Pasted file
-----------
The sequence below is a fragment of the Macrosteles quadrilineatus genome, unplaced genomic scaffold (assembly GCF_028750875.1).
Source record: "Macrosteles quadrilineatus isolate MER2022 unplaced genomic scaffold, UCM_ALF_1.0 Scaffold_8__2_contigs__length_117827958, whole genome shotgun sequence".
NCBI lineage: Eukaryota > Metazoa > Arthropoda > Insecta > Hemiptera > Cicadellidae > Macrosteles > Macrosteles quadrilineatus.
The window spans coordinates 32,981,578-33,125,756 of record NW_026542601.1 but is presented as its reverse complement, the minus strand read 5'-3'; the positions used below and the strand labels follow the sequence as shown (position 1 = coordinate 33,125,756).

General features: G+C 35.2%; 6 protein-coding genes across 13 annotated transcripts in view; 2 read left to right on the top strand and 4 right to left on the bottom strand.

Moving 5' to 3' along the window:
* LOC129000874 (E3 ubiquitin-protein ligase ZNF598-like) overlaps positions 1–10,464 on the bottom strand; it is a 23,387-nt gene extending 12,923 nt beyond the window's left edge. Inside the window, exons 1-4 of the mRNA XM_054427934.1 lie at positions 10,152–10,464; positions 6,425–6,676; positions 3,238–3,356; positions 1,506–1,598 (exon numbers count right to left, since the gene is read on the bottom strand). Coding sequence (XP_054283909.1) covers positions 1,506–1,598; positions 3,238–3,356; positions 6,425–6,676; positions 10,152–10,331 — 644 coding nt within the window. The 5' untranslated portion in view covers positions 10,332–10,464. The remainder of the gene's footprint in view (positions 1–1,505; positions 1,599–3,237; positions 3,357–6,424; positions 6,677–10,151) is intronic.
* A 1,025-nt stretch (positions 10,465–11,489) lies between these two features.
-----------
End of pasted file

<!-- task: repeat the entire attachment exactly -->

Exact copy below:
The sequence below is a fragment of the Macrosteles quadrilineatus genome, unplaced genomic scaffold (assembly GCF_028750875.1).
Source record: "Macrosteles quadrilineatus isolate MER2022 unplaced genomic scaffold, UCM_ALF_1.0 Scaffold_8__2_contigs__length_117827958, whole genome shotgun sequence".
NCBI lineage: Eukaryota > Metazoa > Arthropoda > Insecta > Hemiptera > Cicadellidae > Macrosteles > Macrosteles quadrilineatus.
The window spans coordinates 32,981,578-33,125,756 of record NW_026542601.1 but is presented as its reverse complement, the minus strand read 5'-3'; the positions used below and the strand labels follow the sequence as shown (position 1 = coordinate 33,125,756).

General features: G+C 35.2%; 6 protein-coding genes across 13 annotated transcripts in view; 2 read left to right on the top strand and 4 right to left on the bottom strand.

Moving 5' to 3' along the window:
* LOC129000874 (E3 ubiquitin-protein ligase ZNF598-like) overlaps positions 1–10,464 on the bottom strand; it is a 23,387-nt gene extending 12,923 nt beyond the window's left edge. Inside the window, exons 1-4 of the mRNA XM_054427934.1 lie at positions 10,152–10,464; positions 6,425–6,676; positions 3,238–3,356; positions 1,506–1,598 (exon numbers count right to left, since the gene is read on the bottom strand). Coding sequence (XP_054283909.1) covers positions 1,506–1,598; positions 3,238–3,356; positions 6,425–6,676; positions 10,152–10,331 — 644 coding nt within the window. The 5' untranslated portion in view covers positions 10,332–10,464. The remainder of the gene's footprint in view (positions 1–1,505; positions 1,599–3,237; positions 3,357–6,424; positions 6,677–10,151) is intronic.
* A 1,025-nt stretch (positions 10,465–11,489) lies between these two features.